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72 Cards in this Set

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a) Describe the main philosophy of the positivist approach to scientific research.




b) Determine whether positivist scientific research is based primarily in qualitative or quantitative work.

a) There is one distinct truth, which can be uncovered if our methods are perfect.




b) Quantitative.

a) Describe the main philosophy of the social constructionist approach to scientific research




b) Determine whether social constructionist scientific research is based primarily in qualitative or quantitative work.

a) Truths are dependent on societal context and are socially constructed.




b) Qualitative.

Research that focuses on the works of Plato, Aristotle, etc. can be described under what research approach?

Scholacticism

Which research approach includes "black-box psychology"?

Empirical

What is "black-box psychology?"

A way of researching that focuses on stimuli and behaviours without worrying about what happens in between.

What are two benefits of the empirical approach to research?

It is measurable and observable.

What do we refer to when using the term "falsifiable"?

The principle that it should be just as possible to disprove a hypothesis as it is to prove it.

What are the purposes of scientific research?

1) To describe.




2) To explain.




3) To determine causality.




4) To predict.

What are the steps of the research process?

1) Background research.




2) Statement of research question.




3) Formulation of hypothesis.




4) Designing methods.




5) Performing the study.




6) Consideration of results.

"Participants who use their phones will use fewer gestures than those in face-to-face conversations." This is an example of what?




a) A directional hypothesis.


b) A non-directional hypothesis.


c) A research question.

a) A directional hypothesis.

"There will be a difference in the number of gestures used by people using phones and people in face-to-face conversations." This is an example of what?




a) A directional hypothesis.


b) A non-directional hypothesis.


c) A research question.

b) A non-directional hypothesis.

"Does mode of communication influence gesture use?" This is an example of what?




a) A directional hypothesis.
b) A non-directional hypothesis.
c) A research question.

c) A research question.

What are the three features of data fraud?

1) Intentional falsification of data.




2) Not reporting errors.




3) Failure to produce or share raw data.

What are the three major examples of intentional ethical violations?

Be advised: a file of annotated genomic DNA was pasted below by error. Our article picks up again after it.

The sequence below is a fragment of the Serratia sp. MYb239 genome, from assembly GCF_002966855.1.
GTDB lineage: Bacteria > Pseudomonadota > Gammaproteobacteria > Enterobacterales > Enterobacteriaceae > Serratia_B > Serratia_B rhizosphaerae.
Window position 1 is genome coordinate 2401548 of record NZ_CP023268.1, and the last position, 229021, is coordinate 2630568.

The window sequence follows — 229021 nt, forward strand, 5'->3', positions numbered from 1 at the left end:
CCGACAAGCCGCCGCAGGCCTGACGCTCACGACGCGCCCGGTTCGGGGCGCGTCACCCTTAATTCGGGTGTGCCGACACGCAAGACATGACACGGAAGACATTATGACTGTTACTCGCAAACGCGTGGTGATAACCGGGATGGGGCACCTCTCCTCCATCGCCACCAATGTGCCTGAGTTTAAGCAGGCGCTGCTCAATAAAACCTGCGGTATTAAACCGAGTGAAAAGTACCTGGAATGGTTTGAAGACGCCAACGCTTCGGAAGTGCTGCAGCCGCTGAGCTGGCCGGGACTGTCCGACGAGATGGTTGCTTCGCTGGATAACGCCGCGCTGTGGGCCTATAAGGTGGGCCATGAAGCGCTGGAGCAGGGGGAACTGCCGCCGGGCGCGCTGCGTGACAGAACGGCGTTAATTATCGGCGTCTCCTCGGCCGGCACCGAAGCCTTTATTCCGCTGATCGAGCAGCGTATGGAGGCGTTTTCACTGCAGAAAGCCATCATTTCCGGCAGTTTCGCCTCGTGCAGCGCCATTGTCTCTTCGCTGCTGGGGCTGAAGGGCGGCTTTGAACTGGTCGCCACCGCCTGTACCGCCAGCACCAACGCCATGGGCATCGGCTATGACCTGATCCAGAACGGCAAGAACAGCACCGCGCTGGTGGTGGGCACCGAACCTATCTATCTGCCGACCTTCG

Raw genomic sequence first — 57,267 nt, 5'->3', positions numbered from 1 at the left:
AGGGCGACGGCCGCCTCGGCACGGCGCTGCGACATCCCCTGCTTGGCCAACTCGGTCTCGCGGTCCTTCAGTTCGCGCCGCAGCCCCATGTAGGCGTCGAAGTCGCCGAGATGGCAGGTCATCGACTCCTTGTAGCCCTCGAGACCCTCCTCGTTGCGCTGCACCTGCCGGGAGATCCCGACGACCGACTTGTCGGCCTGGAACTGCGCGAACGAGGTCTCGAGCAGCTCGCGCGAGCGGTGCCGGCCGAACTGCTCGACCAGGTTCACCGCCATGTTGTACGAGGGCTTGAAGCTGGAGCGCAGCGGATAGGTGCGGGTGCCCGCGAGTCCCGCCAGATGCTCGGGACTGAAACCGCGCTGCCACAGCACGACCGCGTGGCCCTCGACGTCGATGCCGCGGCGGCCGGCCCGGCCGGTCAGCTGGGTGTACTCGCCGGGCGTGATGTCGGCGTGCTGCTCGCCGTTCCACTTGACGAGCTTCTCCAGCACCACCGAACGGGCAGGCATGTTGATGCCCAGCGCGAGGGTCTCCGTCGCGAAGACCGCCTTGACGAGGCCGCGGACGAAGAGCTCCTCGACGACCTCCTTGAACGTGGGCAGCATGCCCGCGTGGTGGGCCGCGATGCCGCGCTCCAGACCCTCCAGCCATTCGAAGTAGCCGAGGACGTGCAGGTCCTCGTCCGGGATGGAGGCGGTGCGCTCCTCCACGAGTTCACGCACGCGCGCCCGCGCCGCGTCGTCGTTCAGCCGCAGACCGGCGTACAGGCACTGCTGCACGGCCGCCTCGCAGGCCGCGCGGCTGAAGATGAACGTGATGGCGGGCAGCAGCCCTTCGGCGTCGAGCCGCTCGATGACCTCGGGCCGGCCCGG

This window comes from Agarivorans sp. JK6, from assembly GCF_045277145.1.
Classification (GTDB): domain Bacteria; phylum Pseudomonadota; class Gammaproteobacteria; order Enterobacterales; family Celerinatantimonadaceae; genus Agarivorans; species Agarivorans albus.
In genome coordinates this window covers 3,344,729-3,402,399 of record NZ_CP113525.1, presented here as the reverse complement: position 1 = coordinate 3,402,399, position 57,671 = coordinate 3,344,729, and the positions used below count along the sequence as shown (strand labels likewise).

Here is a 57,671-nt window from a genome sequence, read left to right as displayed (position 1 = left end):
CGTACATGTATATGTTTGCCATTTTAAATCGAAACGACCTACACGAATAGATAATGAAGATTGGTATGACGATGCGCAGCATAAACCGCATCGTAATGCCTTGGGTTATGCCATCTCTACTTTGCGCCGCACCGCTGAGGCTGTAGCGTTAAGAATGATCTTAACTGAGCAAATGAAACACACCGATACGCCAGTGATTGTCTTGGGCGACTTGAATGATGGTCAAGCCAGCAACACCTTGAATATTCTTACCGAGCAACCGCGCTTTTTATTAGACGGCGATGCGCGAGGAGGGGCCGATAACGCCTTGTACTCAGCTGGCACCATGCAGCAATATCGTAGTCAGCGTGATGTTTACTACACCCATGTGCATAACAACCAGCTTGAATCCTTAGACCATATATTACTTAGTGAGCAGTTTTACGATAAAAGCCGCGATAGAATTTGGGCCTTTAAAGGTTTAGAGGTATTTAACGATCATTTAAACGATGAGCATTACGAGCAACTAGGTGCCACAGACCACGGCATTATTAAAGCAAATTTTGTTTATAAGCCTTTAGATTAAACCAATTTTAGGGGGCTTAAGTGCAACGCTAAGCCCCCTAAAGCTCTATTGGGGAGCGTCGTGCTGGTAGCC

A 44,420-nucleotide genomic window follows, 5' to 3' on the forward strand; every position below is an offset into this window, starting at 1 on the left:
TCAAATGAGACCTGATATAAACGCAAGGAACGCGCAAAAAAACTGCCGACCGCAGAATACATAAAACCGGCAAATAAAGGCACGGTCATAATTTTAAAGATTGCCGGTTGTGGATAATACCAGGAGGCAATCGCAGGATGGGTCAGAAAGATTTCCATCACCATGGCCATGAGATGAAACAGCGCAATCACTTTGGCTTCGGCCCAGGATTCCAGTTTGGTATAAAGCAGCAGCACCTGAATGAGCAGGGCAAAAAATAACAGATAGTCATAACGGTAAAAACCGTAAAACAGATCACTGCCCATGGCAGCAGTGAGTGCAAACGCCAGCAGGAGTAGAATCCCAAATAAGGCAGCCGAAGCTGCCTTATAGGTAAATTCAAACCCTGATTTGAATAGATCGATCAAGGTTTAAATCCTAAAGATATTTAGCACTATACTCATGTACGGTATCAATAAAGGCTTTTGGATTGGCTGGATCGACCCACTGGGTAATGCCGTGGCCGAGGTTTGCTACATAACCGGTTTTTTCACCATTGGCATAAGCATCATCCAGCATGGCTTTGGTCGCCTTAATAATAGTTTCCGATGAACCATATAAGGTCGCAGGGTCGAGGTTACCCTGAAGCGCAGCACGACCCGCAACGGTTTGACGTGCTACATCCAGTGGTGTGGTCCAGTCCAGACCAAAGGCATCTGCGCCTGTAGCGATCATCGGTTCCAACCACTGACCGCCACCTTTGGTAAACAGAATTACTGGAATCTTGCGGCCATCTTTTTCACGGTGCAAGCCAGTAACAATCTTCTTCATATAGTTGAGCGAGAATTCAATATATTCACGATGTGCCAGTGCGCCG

1) Experiments performed on victims of the Holocaust.




2) The Tuskegee Syphilis Experiment.




3) Willowbrook Hepatitis Experiment.

What are two examples of unintentional ethical violations in history?

1) Stanford Prison Experiment.




2) Milgram's Obedience Study.

What are the three ethical principles of the Belmont Report?

1) Respect for persons.




2) Beneficence.




3) Justice.

What are the three ethical principles of the Tri-Council Policy?

1) Respect for persons.




2) Concern for welfare.




3) Justice.

To what governing bodies do the REB adhere?

1) SSHRC.




2) NSERC.




3) CIHR.

What is an assent form in research?

A form stating that a person is willing to participate in research, provided by someone who is legally unable to consent (e.g. because they are a child).

What are the criteria of causality?

1) Can make causal statements.




2) Establish temporal precedence.




3) Eliminate alternative hypotheses.

Is probability sampling random or not?

Random.

Is non-probability sampling random or not?

Not random.

What is a factorial design?

A design with more than one independent variable.

What is the main effect in a factorial design?

The effect that an independent variable has by itself.

1) How many main effects can there be in a 2x2x2 design?




2) How many two-way interactions can there be in a 2x2x2 design?




3) How many three-way interactions can there be in a 2x2x2 design?

1) 3.




2) 3.




3) 1.

The ____________ approach to research is linear.

Quantitative.

When should you use qualitative research approaches?

To generate hypotheses, to capture lived experiences, and for participatory action research.

Describe a panel survey design.

The same group is used over time.

Describe a trend survey design.

The same variables are measured over time, but different people are used for the survey.

Describe a cohort survey design.

The same variables are measured over time and a specific group is targeted.

X = T + E